DNV KEMA releases floating offshore wind turbine standard
DMV KEMA developed the standard to help accelerate the development of floating offshore wind turbines by establishing design requirements for the floating structure and related systems
DMV KEMA, the energy arm of DNV, developed the standard to help accelerate the development of floating offshore wind turbines by establishing design requirements for the floating structure and related systems.
The standard covers a range of issues, including safety philosophy and design principles; site conditions, loads and response; materials and corrosion protection; structural design; design of anchor foundations; floating stability; station keeping; control and mechanical systems; transport and installation; in-service inspection and cable design.
Many densely populated coastal areas around the world are not suitable for traditional bottom-fixed offshore wind turbines. In other areas, the shallow water coast is already developed or challenging seabed conditions makes bottom-fixed offshore wind energy unsuitable. Also, local communities have been known to oppose projects due to negative visual impacts.
Countries like Japan and the U.S. have also made offshore wind energy one focus of their energy policy. A tricky point in the development of offshore wind around the coastal belts of these countries, like the majority of coastal belts around the world, is that water depths can range from dozens to hundreds of meters. This situation demands new technology so in both Japan and the U.S., ideas are turning to floating structures for wind turbines.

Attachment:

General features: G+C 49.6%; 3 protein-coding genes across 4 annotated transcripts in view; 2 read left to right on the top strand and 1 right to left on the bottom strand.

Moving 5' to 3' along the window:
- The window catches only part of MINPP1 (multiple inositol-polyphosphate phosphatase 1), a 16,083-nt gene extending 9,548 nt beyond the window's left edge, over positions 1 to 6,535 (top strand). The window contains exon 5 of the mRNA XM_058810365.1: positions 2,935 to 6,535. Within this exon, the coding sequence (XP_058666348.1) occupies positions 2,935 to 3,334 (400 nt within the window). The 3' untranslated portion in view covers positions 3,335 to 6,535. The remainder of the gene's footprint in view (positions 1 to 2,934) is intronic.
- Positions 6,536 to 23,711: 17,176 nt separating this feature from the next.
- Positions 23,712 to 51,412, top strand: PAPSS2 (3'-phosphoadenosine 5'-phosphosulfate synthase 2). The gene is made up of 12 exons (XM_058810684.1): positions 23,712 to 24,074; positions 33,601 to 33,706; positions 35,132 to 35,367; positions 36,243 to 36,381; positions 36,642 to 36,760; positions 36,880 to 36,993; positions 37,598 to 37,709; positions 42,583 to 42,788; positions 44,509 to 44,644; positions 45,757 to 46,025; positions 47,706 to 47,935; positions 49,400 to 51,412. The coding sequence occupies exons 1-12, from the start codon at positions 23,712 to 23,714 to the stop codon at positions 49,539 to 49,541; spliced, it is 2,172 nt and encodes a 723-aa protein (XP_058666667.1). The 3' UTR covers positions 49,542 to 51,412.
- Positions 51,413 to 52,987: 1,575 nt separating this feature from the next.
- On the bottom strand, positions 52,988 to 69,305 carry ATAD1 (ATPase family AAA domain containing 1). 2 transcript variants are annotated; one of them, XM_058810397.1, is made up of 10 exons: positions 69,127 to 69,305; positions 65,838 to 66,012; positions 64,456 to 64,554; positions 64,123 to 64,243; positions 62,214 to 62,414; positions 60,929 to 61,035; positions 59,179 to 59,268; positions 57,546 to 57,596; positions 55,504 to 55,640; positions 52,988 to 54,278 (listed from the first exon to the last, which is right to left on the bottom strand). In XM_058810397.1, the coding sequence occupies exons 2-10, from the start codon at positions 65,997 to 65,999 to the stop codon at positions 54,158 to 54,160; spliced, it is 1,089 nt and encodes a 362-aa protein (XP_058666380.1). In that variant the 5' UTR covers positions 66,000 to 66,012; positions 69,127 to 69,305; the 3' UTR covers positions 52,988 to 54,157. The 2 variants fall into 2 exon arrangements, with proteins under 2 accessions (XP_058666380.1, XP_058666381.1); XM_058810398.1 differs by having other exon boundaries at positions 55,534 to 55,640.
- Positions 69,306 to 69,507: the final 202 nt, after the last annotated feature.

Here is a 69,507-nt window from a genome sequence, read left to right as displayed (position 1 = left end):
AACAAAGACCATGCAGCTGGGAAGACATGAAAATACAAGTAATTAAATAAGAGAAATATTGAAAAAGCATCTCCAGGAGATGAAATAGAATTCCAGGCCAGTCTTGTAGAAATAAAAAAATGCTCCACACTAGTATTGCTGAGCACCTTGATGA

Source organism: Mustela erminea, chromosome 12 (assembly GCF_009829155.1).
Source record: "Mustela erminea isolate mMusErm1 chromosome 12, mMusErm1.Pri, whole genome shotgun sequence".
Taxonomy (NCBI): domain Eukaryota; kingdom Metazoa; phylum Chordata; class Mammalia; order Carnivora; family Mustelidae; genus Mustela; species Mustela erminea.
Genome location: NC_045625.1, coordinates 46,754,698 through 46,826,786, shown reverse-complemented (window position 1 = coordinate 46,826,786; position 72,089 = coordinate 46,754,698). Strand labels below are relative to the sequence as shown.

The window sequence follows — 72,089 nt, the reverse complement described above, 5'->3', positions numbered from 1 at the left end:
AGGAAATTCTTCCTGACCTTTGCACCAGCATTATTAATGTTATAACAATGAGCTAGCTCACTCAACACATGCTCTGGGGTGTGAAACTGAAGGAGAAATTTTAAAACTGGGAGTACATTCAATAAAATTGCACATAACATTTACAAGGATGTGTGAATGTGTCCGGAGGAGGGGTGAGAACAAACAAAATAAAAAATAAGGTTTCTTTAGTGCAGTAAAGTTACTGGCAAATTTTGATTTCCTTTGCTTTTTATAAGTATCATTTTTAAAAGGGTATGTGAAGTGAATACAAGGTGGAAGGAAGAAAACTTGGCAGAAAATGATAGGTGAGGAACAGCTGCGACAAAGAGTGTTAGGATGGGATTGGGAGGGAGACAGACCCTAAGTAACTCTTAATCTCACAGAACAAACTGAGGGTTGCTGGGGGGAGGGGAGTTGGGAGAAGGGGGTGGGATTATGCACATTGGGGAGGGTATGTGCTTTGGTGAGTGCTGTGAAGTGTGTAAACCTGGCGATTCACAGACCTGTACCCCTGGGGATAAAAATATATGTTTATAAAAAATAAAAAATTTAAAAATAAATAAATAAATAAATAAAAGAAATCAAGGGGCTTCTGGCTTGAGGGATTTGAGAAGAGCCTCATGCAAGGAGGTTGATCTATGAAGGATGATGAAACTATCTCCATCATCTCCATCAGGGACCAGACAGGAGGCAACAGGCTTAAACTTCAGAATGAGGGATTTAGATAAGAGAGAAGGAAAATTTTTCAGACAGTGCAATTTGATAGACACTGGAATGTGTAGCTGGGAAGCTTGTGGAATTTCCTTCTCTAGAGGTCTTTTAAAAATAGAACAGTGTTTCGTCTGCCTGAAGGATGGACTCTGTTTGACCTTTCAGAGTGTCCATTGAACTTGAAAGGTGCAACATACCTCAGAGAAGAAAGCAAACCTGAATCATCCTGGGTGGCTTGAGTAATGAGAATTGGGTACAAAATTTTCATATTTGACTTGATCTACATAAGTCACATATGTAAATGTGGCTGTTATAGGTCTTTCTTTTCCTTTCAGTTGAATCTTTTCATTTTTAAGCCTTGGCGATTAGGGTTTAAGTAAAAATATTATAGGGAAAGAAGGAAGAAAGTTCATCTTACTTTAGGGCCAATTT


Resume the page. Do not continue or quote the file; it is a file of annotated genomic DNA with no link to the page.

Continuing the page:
In September 2011, DNV initiated a Joint Industry Project (JIP) for the development of the DNV standard for design of floating wind turbine structures. Eleven of the world’s leading players in the wind industry (from Europe, US and Asia) participated in this JIP. The new standard is a supplement to the existing DNV-OS-J101
The JIP focuses on floater specific design issues: suitable safety levels, reliability-based calibration of safety factors, global performance stability, station keeping, site conditions in relation to low frequency floater motions, necessary simulation periods, higher order responses and design of floater-specific structural components.
The JIP secured quality assurance through a technical reference group where each JIP participant had a representative. The standard has recently been issued after internal and external hearings. The technical standard embodies collective industry experience and represents a fully-fledged reference code which supplements existing offshore wind turbine structure codes that do not cover floating units.
The 10 participants in the JIP study are Statoil, Nippon Steel & Sumitomo Metal Corporation, Sasebo Heavy Industries, STX Offshore & Shipbuilding, Navantia, Gamesa, Iberdrola, Alstom Wind, Glosten Associates and Principle Power.